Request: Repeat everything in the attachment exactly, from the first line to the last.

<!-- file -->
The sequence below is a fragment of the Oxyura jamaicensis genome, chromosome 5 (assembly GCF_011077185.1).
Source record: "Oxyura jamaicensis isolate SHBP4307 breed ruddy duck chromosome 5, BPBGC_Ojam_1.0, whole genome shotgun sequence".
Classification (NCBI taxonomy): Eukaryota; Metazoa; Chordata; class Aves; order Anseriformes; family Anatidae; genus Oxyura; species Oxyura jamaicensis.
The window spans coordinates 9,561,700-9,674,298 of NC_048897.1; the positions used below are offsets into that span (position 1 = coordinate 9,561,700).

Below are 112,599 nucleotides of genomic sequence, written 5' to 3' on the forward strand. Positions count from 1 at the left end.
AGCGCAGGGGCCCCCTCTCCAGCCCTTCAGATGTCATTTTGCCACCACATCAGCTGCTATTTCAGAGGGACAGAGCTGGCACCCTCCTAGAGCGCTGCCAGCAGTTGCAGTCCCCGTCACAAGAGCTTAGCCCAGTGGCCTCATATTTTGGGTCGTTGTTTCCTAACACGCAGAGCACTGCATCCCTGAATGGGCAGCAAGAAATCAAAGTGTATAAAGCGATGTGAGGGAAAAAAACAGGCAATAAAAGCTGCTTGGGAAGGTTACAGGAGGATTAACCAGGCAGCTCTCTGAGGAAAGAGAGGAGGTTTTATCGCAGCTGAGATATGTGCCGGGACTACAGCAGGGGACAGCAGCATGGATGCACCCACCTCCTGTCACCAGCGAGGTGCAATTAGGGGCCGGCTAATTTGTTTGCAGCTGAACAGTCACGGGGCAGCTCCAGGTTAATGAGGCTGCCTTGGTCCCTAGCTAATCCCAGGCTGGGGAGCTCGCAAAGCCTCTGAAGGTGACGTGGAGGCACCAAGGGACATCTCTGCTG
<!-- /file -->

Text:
The sequence below is a fragment of the Oxyura jamaicensis genome, chromosome 5 (assembly GCF_011077185.1).
Source record: "Oxyura jamaicensis isolate SHBP4307 breed ruddy duck chromosome 5, BPBGC_Ojam_1.0, whole genome shotgun sequence".
Classification (NCBI taxonomy): Eukaryota; Metazoa; Chordata; class Aves; order Anseriformes; family Anatidae; genus Oxyura; species Oxyura jamaicensis.
The window spans coordinates 9,561,700-9,674,298 of NC_048897.1; the positions used below are offsets into that span (position 1 = coordinate 9,561,700).

Below are 112,599 nucleotides of genomic sequence, written 5' to 3' on the forward strand. Positions count from 1 at the left end.
AGCGCAGGGGCCCCCTCTCCAGCCCTTCAGATGTCATTTTGCCACCACATCAGCTGCTATTTCAGAGGGACAGAGCTGGCACCCTCCTAGAGCGCTGCCAGCAGTTGCAGTCCCCGTCACAAGAGCTTAGCCCAGTGGCCTCATATTTTGGGTCGTTGTTTCCTAACACGCAGAGCACTGCATCCCTGAATGGGCAGCAAGAAATCAAAGTGTATAAAGCGATGTGAGGGAAAAAAACAGGCAATAAAAGCTGCTTGGGAAGGTTACAGGAGGATTAACCAGGCAGCTCTCTGAGGAAAGAGAGGAGGTTTTATCGCAGCTGAGATATGTGCCGGGACTACAGCAGGGGACAGCAGCATGGATGCACCCACCTCCTGTCACCAGCGAGGTGCAATTAGGGGCCGGCTAATTTGTTTGCAGCTGAACAGTCACGGGGCAGCTCCAGGTTAATGAGGCTGCCTTGGTCCCTAGCTAATCCCAGGCTGGGGAGCTCGCAAAGCCTCTGAAGGTGACGTGGAGGCACCAAGGGACATCTCTGCTG